Health inequality in the UK is a major problem: people living in deprived wards tend to have a lower life expectancy and be at higher risk of poor health.
People without digital skills are the group already most likely to experience health inequalities - it’s clear there’s a growing need to increase digital health literacy and skills. Digital tools can help people take charge of their own health and make the right choices for them.
While reducing stress and cost for individuals, improved digital health skills can also have huge impacts on the delivery of frontline services, reducing pressure on the NHS through an increase in online transactional services such as repeat prescriptions, online appointment booking and patient access to health records.
Health inequalities account for £20 billion in healthcare costs to the NHS annually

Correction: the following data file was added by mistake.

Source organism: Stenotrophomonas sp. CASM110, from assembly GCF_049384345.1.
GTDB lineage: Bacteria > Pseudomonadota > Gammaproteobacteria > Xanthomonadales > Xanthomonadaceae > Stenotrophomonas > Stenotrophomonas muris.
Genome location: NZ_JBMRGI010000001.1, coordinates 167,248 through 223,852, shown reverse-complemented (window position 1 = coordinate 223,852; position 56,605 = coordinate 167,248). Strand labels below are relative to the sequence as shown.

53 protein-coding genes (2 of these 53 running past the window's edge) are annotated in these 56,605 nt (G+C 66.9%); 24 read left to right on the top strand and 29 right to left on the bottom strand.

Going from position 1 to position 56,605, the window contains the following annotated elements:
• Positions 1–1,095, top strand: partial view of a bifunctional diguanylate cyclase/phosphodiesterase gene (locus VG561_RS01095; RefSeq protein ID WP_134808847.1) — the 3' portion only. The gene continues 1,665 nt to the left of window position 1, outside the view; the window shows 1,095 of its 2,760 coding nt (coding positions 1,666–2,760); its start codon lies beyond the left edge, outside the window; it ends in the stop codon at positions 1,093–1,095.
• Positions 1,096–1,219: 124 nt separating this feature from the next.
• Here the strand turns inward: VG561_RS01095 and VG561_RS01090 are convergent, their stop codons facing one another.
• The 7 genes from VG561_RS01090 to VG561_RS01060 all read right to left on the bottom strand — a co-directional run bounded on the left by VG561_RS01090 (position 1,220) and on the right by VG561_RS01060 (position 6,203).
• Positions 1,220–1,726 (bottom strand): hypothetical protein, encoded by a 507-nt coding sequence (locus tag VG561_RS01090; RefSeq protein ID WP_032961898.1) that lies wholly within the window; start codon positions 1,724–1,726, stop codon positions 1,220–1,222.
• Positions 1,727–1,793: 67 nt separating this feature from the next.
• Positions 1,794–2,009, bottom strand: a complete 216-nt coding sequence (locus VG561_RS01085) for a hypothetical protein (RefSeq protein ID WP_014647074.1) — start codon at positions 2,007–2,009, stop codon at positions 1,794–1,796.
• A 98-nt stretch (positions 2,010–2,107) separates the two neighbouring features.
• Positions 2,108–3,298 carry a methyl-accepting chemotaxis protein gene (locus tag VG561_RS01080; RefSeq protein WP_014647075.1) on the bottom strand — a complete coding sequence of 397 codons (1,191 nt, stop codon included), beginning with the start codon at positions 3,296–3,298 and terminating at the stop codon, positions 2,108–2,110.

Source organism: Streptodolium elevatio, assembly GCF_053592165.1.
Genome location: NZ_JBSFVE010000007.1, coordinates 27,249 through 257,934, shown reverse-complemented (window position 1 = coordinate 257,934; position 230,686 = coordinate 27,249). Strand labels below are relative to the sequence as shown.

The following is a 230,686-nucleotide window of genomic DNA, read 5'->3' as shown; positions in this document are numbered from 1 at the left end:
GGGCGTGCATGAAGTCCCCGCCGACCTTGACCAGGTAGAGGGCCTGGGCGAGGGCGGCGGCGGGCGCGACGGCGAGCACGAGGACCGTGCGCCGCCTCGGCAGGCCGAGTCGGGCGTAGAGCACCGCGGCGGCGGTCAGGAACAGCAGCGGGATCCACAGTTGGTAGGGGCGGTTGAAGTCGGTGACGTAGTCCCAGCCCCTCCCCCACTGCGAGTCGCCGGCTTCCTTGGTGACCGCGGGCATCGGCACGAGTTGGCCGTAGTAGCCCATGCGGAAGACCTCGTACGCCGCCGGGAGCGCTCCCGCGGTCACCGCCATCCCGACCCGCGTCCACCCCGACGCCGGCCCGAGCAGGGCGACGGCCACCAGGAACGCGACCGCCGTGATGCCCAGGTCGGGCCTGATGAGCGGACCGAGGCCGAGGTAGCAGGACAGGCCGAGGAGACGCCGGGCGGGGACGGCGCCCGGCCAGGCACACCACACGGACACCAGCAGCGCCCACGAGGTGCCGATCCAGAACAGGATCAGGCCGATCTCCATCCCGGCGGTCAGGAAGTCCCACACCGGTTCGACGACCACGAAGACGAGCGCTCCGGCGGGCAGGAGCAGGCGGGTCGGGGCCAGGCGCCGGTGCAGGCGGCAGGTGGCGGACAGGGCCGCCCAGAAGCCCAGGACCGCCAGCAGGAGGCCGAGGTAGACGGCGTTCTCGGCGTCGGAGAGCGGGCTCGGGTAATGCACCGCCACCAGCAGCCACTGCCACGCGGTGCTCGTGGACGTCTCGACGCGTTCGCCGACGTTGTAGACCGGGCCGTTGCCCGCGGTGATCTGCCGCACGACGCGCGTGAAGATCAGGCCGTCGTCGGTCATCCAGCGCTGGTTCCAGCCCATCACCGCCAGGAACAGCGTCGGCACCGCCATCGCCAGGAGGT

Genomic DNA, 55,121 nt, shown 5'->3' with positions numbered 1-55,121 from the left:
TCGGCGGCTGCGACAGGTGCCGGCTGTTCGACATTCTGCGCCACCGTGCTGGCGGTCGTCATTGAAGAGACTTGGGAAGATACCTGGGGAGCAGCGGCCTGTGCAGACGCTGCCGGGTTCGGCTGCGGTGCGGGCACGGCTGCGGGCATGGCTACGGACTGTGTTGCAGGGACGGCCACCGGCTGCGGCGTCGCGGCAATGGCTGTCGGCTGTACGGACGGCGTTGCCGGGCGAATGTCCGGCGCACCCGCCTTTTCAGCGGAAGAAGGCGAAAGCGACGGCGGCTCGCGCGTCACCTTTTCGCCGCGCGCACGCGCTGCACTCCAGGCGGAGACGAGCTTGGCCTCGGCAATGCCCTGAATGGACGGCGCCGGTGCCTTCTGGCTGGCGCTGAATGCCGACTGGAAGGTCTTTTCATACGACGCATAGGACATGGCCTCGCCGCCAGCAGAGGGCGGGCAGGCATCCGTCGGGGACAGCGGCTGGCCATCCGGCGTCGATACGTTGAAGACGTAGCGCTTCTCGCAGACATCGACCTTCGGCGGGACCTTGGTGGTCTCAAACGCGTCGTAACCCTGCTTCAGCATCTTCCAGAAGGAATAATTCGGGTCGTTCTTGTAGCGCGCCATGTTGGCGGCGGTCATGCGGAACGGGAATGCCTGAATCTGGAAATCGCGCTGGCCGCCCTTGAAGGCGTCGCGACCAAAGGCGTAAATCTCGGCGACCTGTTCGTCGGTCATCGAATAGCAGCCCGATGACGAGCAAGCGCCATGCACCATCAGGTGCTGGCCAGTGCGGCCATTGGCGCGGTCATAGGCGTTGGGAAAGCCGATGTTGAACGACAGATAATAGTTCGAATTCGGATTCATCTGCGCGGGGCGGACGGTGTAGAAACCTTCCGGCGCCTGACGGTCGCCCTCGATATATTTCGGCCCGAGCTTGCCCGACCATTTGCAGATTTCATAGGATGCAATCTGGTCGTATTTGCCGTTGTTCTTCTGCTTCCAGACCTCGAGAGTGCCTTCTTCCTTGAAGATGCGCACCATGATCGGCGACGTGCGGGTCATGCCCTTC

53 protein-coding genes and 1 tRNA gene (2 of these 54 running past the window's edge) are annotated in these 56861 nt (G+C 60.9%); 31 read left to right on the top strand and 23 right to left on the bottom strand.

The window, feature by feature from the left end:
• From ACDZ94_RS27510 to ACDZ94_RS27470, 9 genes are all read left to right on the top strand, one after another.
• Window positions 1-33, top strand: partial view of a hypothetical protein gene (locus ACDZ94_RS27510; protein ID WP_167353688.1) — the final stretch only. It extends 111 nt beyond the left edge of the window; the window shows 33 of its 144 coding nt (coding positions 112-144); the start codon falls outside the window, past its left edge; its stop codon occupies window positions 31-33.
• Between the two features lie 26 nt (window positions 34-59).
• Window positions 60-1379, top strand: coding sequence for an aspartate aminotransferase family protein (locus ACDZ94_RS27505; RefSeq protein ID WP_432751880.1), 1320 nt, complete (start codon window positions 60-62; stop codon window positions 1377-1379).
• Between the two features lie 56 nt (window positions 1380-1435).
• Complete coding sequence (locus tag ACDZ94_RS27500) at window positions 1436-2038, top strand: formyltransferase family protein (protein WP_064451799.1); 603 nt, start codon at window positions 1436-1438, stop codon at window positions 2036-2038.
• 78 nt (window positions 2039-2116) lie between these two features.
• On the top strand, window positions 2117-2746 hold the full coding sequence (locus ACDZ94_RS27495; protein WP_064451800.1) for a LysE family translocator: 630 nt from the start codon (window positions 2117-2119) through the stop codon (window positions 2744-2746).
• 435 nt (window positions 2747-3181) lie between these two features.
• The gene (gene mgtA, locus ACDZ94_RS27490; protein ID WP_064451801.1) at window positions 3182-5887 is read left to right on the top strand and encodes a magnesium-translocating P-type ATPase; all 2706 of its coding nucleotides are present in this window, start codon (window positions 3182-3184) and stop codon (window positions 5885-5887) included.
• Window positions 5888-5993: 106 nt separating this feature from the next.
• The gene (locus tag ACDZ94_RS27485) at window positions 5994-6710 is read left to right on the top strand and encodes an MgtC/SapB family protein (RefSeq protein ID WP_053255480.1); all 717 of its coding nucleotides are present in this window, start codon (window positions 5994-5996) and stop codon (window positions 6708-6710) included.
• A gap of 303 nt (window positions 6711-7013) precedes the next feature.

What are we doing about it?
Good Things Foundation’s work is focussed on how digital can improve health and wellbeing, both through ensuring people can access the information and services they require, or through improving their confidence and helping them to access opportunities and support.
Our projects explore practical ways to empower patients to take charge of their own health, developing strong digital literacy skills to access trusted online health advice and NHS services, to make the choices that are right for them.
We believe that informed self-care and greater wellbeing are achievable goals for everybody, regardless of their socioeconomic status, and ones in which digital will increasingly play an important role.
Good Things Foundation Digital Health Inclusion 2 March 2020 from Good Things Foundation